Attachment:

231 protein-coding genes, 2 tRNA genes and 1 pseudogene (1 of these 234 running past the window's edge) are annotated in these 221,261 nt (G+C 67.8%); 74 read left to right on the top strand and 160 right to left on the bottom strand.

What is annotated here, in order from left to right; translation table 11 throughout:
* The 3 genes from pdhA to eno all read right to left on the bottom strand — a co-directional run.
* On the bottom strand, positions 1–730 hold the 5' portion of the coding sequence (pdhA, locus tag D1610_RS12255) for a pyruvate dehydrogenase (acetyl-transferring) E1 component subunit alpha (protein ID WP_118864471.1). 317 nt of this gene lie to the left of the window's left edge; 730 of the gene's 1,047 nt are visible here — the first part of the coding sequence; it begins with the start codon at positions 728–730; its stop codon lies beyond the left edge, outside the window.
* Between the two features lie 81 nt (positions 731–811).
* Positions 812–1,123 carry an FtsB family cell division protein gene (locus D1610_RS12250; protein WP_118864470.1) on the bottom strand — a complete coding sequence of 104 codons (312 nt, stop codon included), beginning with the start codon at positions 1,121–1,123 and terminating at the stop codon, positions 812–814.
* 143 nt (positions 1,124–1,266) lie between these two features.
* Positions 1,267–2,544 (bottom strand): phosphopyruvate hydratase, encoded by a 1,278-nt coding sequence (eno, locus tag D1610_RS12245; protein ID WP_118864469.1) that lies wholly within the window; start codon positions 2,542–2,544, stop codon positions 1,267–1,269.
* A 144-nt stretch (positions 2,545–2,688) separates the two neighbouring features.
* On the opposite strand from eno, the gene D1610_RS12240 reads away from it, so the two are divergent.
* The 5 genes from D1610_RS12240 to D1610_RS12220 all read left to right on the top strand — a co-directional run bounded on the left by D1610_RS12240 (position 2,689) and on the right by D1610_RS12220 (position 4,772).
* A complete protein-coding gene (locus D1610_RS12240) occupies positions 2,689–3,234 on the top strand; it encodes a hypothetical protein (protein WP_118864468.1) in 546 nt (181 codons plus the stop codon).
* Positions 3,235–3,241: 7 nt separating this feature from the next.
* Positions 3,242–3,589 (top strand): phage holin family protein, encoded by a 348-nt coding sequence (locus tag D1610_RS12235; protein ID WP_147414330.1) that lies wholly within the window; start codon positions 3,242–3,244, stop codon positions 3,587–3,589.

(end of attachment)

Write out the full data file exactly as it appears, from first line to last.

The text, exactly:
231 protein-coding genes, 2 tRNA genes and 1 pseudogene (1 of these 234 running past the window's edge) are annotated in these 221,261 nt (G+C 67.8%); 74 read left to right on the top strand and 160 right to left on the bottom strand.

What is annotated here, in order from left to right; translation table 11 throughout:
* The 3 genes from pdhA to eno all read right to left on the bottom strand — a co-directional run.
* On the bottom strand, positions 1–730 hold the 5' portion of the coding sequence (pdhA, locus tag D1610_RS12255) for a pyruvate dehydrogenase (acetyl-transferring) E1 component subunit alpha (protein ID WP_118864471.1). 317 nt of this gene lie to the left of the window's left edge; 730 of the gene's 1,047 nt are visible here — the first part of the coding sequence; it begins with the start codon at positions 728–730; its stop codon lies beyond the left edge, outside the window.
* Between the two features lie 81 nt (positions 731–811).
* Positions 812–1,123 carry an FtsB family cell division protein gene (locus D1610_RS12250; protein WP_118864470.1) on the bottom strand — a complete coding sequence of 104 codons (312 nt, stop codon included), beginning with the start codon at positions 1,121–1,123 and terminating at the stop codon, positions 812–814.
* 143 nt (positions 1,124–1,266) lie between these two features.
* Positions 1,267–2,544 (bottom strand): phosphopyruvate hydratase, encoded by a 1,278-nt coding sequence (eno, locus tag D1610_RS12245; protein ID WP_118864469.1) that lies wholly within the window; start codon positions 2,542–2,544, stop codon positions 1,267–1,269.
* A 144-nt stretch (positions 2,545–2,688) separates the two neighbouring features.
* On the opposite strand from eno, the gene D1610_RS12240 reads away from it, so the two are divergent.
* The 5 genes from D1610_RS12240 to D1610_RS12220 all read left to right on the top strand — a co-directional run bounded on the left by D1610_RS12240 (position 2,689) and on the right by D1610_RS12220 (position 4,772).
* A complete protein-coding gene (locus D1610_RS12240) occupies positions 2,689–3,234 on the top strand; it encodes a hypothetical protein (protein WP_118864468.1) in 546 nt (181 codons plus the stop codon).
* Positions 3,235–3,241: 7 nt separating this feature from the next.
* Positions 3,242–3,589 (top strand): phage holin family protein, encoded by a 348-nt coding sequence (locus tag D1610_RS12235; protein ID WP_147414330.1) that lies wholly within the window; start codon positions 3,242–3,244, stop codon positions 3,587–3,589.